Thursday, August 20, 2009

Suspicious minds: Column - Sacra News & Review

Suspicious minds

The truth is out there, and America's conspiracy theorists aim to find it

Just in time for the eighth anniversary of 9/11, author and UC Davis professor of history Kathryn S. Olmsted presents Real Enemies: Conspiracy Theories and American Democracy, World War I to 9/11 (Oxford University Press, $29.95), a chronological accounting of the paranoid mindset and its evolution during the past century.

Perhaps "paranoid" overstates the case. As the saying goes, you're not paranoid if they really are out to get you, and if one-third of the country believes Dick Cheney and his band of merry pirates planned an attack on American soil, Olmsted says, "It is only because it has happened before."

Specifically, she refers to the so-called Northwoods plans cooked up by John F. Kennedy's defense secretary, the recently departed Robert McNamara. In essence, Northwoods was a proposed "false flag" operation in which U.S. operatives would plant bombs, hijack airliners and even shoot down the rocket carrying John Glenn into orbit. Then they'd blame it all on Cuba as a pretext for invasion and regime change. As the author points out, some members of the 9/11 Truth Movement use the Northwoods plans—released in the late 1990s, after 40 years of secrecy—to bolster their case that the terrorist attack on America was an "inside job."

Acknowledging that conspiracy theories have been around for millennia, Olmsted begins her search with George Creel's Committee on Public Information, the propaganda organ used by President Woodrow Wilson's administration to drum up support for U.S. intervention in World War I. The campaign was extraordinarily successful at turning U.S. public opinion against Germany; Creel is often credited for being one of the founders of public relations.

However, the government's propaganda campaign inflamed members of America's sizeable anti-war contingent, who were convinced Wilson had entered the war at the bequest of Wall Street. Today's anti-war protesters might not recognize their counterparts from nearly a century ago: Many were conservatives, mixed right in with liberals, socialists and communists. For the next several decades, members of these disparate political groups preached nonintervention in all foreign disputes.

That included World War II. Virtually the day after the Japanese sneak attack, conservative anti-interventionists, including Republicans in Congress, charged Franklin D. Roosevelt had advance knowledge of the aerial assault. For the next four years—during the height of the war—they pushed hard for an investigation. It's a historical eye-opener, considering the ongoing reluctance of both Republicans and Democrats to fully investigate 9/11, the "new Pearl Harbor."

Eventually, hearings were held, and investigators found FDR had received some advance notice of Japan's intentions, but didn't know the location of the attack. The Pacific Fleet stationed in Hawaii made an obvious prime target, yet the administration did little to warn the base, and later scapegoated its commander. Although questionable actions by the administration were uncovered, the investigation turned up no smoking gun.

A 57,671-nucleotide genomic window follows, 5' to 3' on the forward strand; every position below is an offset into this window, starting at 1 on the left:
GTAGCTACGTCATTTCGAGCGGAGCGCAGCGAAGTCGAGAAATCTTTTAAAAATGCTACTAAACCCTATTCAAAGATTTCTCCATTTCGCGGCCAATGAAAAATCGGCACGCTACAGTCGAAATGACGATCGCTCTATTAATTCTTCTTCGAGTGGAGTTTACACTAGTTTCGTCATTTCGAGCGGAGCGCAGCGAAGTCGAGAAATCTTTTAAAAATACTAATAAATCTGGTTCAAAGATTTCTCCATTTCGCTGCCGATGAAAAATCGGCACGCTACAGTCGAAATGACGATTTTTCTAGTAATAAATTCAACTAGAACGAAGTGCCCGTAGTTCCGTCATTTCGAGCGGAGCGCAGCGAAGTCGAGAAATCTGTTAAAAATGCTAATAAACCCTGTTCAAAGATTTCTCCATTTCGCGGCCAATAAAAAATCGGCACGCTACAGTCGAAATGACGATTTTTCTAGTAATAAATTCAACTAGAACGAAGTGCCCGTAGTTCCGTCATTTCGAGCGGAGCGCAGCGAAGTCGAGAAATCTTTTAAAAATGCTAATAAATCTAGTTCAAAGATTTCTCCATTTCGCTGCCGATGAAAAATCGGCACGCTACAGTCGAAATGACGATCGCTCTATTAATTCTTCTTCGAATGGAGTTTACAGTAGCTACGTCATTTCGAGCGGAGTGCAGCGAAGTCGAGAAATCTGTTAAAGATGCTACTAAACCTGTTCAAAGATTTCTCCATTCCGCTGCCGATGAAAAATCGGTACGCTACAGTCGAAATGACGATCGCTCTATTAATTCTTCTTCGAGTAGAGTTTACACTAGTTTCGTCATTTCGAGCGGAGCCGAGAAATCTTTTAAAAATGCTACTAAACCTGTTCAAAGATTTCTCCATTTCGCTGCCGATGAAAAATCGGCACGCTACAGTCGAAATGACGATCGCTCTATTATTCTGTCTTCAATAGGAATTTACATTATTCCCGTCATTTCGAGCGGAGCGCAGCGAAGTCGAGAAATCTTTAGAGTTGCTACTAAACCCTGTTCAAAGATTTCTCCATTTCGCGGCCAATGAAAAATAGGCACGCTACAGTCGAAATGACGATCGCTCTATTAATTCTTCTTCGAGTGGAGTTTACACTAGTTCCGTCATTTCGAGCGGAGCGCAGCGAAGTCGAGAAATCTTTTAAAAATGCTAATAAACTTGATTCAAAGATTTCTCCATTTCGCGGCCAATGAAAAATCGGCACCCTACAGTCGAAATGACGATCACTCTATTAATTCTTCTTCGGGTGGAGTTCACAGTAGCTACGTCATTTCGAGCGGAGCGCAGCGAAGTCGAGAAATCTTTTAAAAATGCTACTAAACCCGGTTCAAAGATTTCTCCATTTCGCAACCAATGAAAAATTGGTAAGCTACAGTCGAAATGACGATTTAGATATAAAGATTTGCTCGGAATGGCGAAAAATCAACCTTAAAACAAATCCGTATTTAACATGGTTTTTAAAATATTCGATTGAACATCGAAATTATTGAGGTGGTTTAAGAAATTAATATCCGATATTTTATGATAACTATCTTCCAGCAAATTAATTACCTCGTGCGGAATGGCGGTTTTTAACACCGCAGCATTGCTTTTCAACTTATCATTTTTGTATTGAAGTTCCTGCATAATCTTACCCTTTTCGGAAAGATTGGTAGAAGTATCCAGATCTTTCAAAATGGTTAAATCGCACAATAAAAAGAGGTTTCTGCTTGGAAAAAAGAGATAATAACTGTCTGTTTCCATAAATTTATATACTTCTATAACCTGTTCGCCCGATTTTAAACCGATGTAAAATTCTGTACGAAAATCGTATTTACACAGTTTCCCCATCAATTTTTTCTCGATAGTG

The allegations springing from Pearl Harbor and the results of the subsequent investigation are typical of 20th-century American conspiracy theories, Olmsted writes, in part because the U.S. government has replaced shadowy groups such as the Illuminati as the object of conspiracy theorists. The government exists; it can be touched. But when it comes to finding that ever-elusive smoking gun, it has proven untouchable.

This leads conspiracy theorists to challenge the investigation itself, and again in nearly every case the government has only been too willing to provide ample proof. The 9/11 Commission Report is a case in point. For members of the 9/11 Truth Movement, the commission's investigation is the mother of all whitewashes, exemplified by the exclusion of any inquiry into the mysterious collapse of World Trade Center building 7.

The Truthers can be divided into two factions, says Olmsted: LIHOP, those who believe the government "let it happen on purpose"; and MIHOP, those who believe the government "made it happen on purpose."

I don't consider myself a Truther, but there's plenty of tangible evidence the Bush administration was warned that terrorists might attack the United States using jetliners in the months prior to 9/11. There's plenty of evidence Dick Cheney is insane enough to have let it happen. That doesn't prove it's true.

This irritates my MIHOP acquaintances, who firmly believe WTC buildings 1, 2 and 7 were brought down by controlled demolition. I've yet to read a plausible explanation for the collapse of WTC 7, but that doesn't mean the government did it. The MIHOPs haven't found a smoking gun yet, but it's a safe bet they won't stop until they do.

Which means this could go on forever.

The media, including myself on occasion, have portrayed the Truthers as deluded conspiracy theorists. Olmsted reminds us that such dissenters have sought to create "alternative histories" for the past 100 years, in the process becoming a part of history itself. No one can take that away from them. Nor can anyone change the fact that sometimes, as conspiracy theorists have revealed, they really are out to get us.

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